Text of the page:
Methods of biometric authentication contain a definition of the degree of probability that a valid authenticator will match a standard one. As for biometric authentication and remote access to information systems, at the moment, modern technologies do not have the ability to transmit reliable data through unprotected channels – a fingerprint or the result of scanning the retina.

What about the SMS-Verification Process?

Disadvantages of this method are much more significant than merits, and they are not related to the verification algorithm, but to the phone number. A lost smartphone may well be a reason for hacking an Internet banking system or a mailbox – after all, an attacker has all the tools to do this.

In addition, having gained control over the number, it is possible to not even look for a password, but simply use the function of its recovery via SMS. Serious intruders can even “clone” the number, and the honest user will not even suspect it. The consequences of this are obvious.

SMS-Passwords Are Recognized as Unsafe

The National Institute of Standards and Technology, NIST, introduced in the summer of 2016 a preliminary version of the future Digital Authentication Guideline. It is a document that sets new standards and rules for digital authentication methods. The SMS OTP mechanism was not originally intended for authentication and cannot be considered a full-fledged authentication.

The main concern of experts is that the phone number can be tied to a VoIP service. In addition, attackers can try to convince the service provider that the phone number has changed, and such tricks need to be made impossible.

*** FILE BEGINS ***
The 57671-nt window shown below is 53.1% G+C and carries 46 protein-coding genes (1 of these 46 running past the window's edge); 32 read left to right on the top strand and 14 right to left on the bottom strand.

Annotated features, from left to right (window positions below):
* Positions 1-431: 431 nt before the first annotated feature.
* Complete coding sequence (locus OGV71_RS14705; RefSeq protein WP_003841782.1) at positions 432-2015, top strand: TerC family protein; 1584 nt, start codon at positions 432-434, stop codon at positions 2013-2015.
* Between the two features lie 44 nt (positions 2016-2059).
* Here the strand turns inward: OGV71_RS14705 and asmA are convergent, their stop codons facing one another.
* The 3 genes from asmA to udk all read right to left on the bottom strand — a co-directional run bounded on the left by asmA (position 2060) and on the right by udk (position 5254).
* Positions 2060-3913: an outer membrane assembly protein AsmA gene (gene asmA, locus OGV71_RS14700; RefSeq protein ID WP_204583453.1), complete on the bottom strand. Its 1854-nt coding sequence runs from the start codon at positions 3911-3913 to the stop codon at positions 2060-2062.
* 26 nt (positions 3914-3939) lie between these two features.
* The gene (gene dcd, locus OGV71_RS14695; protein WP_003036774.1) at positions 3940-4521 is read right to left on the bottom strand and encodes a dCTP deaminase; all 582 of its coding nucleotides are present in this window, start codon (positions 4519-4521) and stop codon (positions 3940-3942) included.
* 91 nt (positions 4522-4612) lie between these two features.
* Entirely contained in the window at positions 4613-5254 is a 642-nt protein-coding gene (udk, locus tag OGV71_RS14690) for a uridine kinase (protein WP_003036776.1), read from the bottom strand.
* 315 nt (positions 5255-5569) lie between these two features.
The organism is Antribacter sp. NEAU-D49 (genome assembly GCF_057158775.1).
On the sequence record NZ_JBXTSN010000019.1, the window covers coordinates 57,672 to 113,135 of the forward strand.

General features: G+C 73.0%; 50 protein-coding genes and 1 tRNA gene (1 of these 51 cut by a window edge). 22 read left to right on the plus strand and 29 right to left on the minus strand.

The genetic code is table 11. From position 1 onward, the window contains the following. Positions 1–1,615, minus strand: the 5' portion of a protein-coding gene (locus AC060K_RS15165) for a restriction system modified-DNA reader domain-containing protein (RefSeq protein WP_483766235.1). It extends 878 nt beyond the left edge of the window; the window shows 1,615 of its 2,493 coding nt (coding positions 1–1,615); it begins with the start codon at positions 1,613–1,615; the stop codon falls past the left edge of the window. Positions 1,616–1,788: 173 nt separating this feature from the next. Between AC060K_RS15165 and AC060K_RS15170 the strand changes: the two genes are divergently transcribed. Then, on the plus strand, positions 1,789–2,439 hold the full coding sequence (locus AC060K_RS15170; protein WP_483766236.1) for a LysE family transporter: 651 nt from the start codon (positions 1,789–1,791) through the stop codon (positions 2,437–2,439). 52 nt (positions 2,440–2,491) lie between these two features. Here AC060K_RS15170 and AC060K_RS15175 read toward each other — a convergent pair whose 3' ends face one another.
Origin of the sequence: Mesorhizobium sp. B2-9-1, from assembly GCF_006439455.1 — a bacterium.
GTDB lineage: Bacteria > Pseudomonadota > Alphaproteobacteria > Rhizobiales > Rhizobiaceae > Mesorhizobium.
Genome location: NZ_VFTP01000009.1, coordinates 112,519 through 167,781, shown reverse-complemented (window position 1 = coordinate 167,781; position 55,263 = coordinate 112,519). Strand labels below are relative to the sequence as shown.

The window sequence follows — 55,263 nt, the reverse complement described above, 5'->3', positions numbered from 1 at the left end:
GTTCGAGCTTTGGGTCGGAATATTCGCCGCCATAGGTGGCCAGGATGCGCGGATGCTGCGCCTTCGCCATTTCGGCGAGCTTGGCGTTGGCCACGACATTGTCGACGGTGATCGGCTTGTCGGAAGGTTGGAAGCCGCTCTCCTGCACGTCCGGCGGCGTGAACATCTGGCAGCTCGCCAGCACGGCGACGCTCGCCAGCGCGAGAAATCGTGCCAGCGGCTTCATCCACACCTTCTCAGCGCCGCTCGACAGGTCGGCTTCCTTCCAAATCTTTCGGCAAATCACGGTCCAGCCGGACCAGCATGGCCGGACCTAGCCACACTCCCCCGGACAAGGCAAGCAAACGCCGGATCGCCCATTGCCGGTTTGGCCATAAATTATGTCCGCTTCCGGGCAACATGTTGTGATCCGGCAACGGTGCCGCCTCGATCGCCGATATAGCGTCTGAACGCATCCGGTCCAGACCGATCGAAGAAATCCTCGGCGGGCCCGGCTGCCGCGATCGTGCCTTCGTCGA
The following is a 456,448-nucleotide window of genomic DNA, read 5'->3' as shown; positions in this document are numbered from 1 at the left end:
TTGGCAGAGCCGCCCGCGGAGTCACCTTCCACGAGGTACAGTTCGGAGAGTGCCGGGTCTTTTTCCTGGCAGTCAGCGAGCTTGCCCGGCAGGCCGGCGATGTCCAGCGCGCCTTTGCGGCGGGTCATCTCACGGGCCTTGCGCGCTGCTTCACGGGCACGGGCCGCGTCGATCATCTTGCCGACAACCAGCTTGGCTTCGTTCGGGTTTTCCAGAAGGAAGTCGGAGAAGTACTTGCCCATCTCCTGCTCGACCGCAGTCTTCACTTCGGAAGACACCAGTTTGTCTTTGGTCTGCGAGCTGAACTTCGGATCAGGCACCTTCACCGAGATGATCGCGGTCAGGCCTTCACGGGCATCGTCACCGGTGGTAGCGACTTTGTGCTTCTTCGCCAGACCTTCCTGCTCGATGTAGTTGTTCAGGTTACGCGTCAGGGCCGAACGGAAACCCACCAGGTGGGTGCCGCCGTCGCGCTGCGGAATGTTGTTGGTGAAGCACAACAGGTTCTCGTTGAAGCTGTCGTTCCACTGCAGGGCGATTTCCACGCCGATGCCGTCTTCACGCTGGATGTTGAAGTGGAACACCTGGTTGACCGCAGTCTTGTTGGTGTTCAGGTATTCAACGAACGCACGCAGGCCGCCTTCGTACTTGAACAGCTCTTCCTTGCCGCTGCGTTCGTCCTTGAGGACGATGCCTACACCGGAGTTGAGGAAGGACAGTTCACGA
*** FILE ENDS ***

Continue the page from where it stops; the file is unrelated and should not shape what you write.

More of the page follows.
It is worth noting not only the risk of losing access to accounts but also the usual inconvenience. For example, when traveling abroad, you can forget to plug in roaming (or there will not be such an option at all in a certain country), which will result in the inability to use the necessary payment services.

Another inconvenience is when registering through a phone number, there is a possibility that it will get into the spam database, after which the user will be pestering obsessive advertising calls or messages.

What Is the Way Out

In order for authentication to be truly reliable, it is not the number of features that matters, but the quality of the implementation of the mechanism on both sides of the interaction, both in the user part and in the part of the verifying side. If the fingerprint database is stored on paper in a cabinet, then the biometric authentication will be both inconvenient and unreliable – the required sheet can simply be removed.

Similarly, the recording of user data from the database stored in the PC’s memory can be removed (added/corrupted) and an increased number of factors during the authentication process cannot increase the level of security.

It is very important to imagine the whole process of authentication in a particular system, and not just the number of factors considered.

Susan Wallace

Susan Wallace

Susan Wallace is working as a professionally qualified WordPress developer and consultant at WordPress Magazine. She loves to share her thoughts on WordPress and always looking for learning something new about it.